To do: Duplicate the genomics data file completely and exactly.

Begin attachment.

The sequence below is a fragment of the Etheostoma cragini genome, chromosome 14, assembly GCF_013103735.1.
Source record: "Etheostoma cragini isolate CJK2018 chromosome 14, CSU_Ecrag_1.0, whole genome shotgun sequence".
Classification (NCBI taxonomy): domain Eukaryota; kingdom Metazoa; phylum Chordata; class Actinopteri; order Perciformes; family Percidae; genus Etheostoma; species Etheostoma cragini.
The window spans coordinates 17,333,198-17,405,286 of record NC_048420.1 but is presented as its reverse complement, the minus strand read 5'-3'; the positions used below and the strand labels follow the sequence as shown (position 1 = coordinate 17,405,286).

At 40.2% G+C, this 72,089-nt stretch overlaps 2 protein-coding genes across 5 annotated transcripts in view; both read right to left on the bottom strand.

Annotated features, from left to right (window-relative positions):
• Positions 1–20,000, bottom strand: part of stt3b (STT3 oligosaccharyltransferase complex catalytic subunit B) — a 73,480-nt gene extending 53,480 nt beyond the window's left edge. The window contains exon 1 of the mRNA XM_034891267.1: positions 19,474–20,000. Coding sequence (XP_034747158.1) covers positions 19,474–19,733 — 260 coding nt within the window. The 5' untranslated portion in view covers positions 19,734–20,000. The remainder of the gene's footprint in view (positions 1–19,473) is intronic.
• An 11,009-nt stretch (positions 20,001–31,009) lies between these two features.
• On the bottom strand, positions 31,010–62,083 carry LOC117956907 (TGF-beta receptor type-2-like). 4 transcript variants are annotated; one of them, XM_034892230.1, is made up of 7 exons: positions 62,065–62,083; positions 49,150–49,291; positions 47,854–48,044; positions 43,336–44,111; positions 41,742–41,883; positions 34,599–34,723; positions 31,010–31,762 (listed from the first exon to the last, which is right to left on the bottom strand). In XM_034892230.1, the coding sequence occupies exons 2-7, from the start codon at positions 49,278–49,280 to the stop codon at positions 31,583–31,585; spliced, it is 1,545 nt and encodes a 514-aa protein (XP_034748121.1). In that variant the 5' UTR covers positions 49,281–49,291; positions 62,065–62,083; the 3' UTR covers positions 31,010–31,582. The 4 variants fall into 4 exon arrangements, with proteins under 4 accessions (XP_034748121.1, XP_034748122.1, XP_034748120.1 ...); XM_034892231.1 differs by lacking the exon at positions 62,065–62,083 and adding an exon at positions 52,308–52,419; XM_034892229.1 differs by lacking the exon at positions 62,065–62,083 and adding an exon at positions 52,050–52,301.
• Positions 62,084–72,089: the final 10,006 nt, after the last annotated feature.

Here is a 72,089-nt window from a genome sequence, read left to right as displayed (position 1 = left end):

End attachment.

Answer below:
The sequence below is a fragment of the Etheostoma cragini genome, chromosome 14, assembly GCF_013103735.1.
Source record: "Etheostoma cragini isolate CJK2018 chromosome 14, CSU_Ecrag_1.0, whole genome shotgun sequence".
Classification (NCBI taxonomy): domain Eukaryota; kingdom Metazoa; phylum Chordata; class Actinopteri; order Perciformes; family Percidae; genus Etheostoma; species Etheostoma cragini.
The window spans coordinates 17,333,198-17,405,286 of record NC_048420.1 but is presented as its reverse complement, the minus strand read 5'-3'; the positions used below and the strand labels follow the sequence as shown (position 1 = coordinate 17,405,286).

At 40.2% G+C, this 72,089-nt stretch overlaps 2 protein-coding genes across 5 annotated transcripts in view; both read right to left on the bottom strand.

Annotated features, from left to right (window-relative positions):
• Positions 1–20,000, bottom strand: part of stt3b (STT3 oligosaccharyltransferase complex catalytic subunit B) — a 73,480-nt gene extending 53,480 nt beyond the window's left edge. The window contains exon 1 of the mRNA XM_034891267.1: positions 19,474–20,000. Coding sequence (XP_034747158.1) covers positions 19,474–19,733 — 260 coding nt within the window. The 5' untranslated portion in view covers positions 19,734–20,000. The remainder of the gene's footprint in view (positions 1–19,473) is intronic.
• An 11,009-nt stretch (positions 20,001–31,009) lies between these two features.
• On the bottom strand, positions 31,010–62,083 carry LOC117956907 (TGF-beta receptor type-2-like). 4 transcript variants are annotated; one of them, XM_034892230.1, is made up of 7 exons: positions 62,065–62,083; positions 49,150–49,291; positions 47,854–48,044; positions 43,336–44,111; positions 41,742–41,883; positions 34,599–34,723; positions 31,010–31,762 (listed from the first exon to the last, which is right to left on the bottom strand). In XM_034892230.1, the coding sequence occupies exons 2-7, from the start codon at positions 49,278–49,280 to the stop codon at positions 31,583–31,585; spliced, it is 1,545 nt and encodes a 514-aa protein (XP_034748121.1). In that variant the 5' UTR covers positions 49,281–49,291; positions 62,065–62,083; the 3' UTR covers positions 31,010–31,582. The 4 variants fall into 4 exon arrangements, with proteins under 4 accessions (XP_034748121.1, XP_034748122.1, XP_034748120.1 ...); XM_034892231.1 differs by lacking the exon at positions 62,065–62,083 and adding an exon at positions 52,308–52,419; XM_034892229.1 differs by lacking the exon at positions 62,065–62,083 and adding an exon at positions 52,050–52,301.
• Positions 62,084–72,089: the final 10,006 nt, after the last annotated feature.

Here is a 72,089-nt window from a genome sequence, read left to right as displayed (position 1 = left end):